Cook County Sheriff Tom Dart isn’t mincing words when it comes to his frustrations with Chicago’s — and America’s — broken and underfunded mental health care system.
“Every single day, I am faced with the mental health crisis in this county,” said Dart during testimony before the House Energy and Commerce Committee’s Subcommittee on Oversight and Investigation on Wednesday. “The unfortunate and undeniable conclusion is that because of dramatic and sustained cuts in mental health funding, we have criminalized mental illness in this country, and county jails and state prison facilities are where the majority of mental health care and treatment is administered.”
Illinois made the fourth-largest cuts to mental health services of any state in the country between 2009 and 2012, including the shuttering of two state-run psychiatric facilities. Combined with a lack of affordable housing units, those cuts have propagated a system wherein Americans with mental illnesses wind up in jails rather than clinics.
Dart said that the Cook County Jail houses approximately about 3,500 inmates with serious mental illnesses on any given day (about a third of its total inmate population), making it the largest de facto mental health provider in the nation.
To be clear, these inmates shouldn’t be in a jail setting. The most common illnesses that Dart encounters are mood and psychotic disorders, including severe depression, bipolar disorder, and schizophrenia. And many wind up in jail because they’re simply trying to grapple with a mental health safety net riddled with holes. “While some mentally ill individuals are charged with violent offenses, the majority are charged with crimes seemingly committed to survive, including retail theft, trespassing, prostitution and drug possession,” said Dart.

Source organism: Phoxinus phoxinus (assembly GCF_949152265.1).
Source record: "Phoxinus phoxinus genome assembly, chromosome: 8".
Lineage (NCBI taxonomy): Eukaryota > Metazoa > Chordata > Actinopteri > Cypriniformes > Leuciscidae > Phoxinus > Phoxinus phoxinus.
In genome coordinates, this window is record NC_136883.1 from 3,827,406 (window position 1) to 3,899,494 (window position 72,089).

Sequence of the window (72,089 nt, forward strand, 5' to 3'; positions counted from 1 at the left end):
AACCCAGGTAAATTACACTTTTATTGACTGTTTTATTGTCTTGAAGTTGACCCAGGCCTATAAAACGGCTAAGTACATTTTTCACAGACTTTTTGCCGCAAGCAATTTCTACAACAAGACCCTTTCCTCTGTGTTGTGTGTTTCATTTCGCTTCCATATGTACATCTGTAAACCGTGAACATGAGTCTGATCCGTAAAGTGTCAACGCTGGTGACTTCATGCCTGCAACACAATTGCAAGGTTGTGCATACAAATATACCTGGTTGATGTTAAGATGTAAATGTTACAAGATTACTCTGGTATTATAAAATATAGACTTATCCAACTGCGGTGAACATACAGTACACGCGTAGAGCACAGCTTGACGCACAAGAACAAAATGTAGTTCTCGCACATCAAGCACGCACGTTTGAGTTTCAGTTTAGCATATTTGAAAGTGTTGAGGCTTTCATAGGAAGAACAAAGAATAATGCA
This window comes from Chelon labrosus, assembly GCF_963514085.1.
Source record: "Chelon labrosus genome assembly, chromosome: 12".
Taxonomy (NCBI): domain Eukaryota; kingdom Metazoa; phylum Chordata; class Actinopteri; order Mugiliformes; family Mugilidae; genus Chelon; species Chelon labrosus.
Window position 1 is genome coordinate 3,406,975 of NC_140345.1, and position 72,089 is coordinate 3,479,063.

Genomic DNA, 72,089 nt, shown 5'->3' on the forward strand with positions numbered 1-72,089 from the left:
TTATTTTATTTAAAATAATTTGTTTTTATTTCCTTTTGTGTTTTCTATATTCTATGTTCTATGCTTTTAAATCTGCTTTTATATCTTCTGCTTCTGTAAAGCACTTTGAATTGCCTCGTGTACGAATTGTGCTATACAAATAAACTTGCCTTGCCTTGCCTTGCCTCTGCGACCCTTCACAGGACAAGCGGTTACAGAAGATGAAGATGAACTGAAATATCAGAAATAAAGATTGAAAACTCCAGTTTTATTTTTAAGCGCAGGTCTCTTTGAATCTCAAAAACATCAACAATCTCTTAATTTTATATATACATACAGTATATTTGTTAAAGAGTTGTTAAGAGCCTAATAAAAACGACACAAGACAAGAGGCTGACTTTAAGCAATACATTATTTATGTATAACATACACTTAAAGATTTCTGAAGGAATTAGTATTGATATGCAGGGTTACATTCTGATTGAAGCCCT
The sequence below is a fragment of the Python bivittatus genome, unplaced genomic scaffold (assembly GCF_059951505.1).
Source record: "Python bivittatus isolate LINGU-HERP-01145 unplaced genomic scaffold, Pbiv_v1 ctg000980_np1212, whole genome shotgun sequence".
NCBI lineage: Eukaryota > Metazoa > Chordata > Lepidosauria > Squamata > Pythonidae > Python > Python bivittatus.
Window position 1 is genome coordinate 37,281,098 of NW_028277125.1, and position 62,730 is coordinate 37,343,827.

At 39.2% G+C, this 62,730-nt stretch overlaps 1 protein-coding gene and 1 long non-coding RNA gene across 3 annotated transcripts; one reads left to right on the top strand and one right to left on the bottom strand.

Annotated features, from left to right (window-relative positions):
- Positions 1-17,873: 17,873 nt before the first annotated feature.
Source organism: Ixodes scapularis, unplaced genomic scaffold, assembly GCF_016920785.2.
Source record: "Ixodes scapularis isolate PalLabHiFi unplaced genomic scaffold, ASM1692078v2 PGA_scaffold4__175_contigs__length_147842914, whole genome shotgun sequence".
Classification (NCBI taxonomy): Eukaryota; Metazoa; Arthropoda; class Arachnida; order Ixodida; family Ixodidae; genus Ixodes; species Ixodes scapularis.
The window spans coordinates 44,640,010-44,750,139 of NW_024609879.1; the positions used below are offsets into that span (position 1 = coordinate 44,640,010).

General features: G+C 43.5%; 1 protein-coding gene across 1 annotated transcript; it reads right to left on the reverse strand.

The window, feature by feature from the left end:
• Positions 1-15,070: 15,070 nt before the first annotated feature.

Keeping the inmates in jail is a pricey endeavor, as caring for a prisoner with mental illness is “easily” two or three times as expensive as the $143 per day that it costs to keep an average person in jail, according to Dart. The care isn’t particularly effective, either. Dart told ThinkProgress that the doctors who treat inmates with mental illnesses are more focused on simple triage rather than holistic care. “Their mission is to get [the inmates] stabilized, make sure they’re on their meds, and when they’re on their way out, [the doctors] give them a plastic baggie with two weeks’ worth of meds,” he said.
Dart also recounted several tragic stories about sick prisoners who were released into a society where they had little recourse for medical care or even simple housing during Wednesday’s hearing. “We’ve had inmates get released and try to break back into the jail so they can keep getting treatment,” he told the House committee. He then urged the committee to consider legislation that would make it easier to keep track of severely mentally ill patients’ cases.
One bill that might go a long way toward achieving that goal has actually already been proposed by the head of the Oversight and Investigation subcommittee, Rep. Tim Murphy (R-PA). Murphy’s Behavioral Health IT Act, introduced right around the one-year anniversary of the massacre at Sandy Hook Elementary School, would increase community mental health treatment funding, appropriate more money for emergency psychiatric care facilities, set up screening programs in schools, and create electronic infrastructure to keep track of available mental health beds — an infrastructure that only about half of all states currently have — and the sickest patients’ records.
That electronic records system alone would “help in terms of identifying people who are becoming ill, who are actively psychotic, and allow for an emergency room to electronically transmit to a community agency information on someone they need to follow up on,” according to Linda Rosenberg, president and CEO of the National Council for Behavioral Health.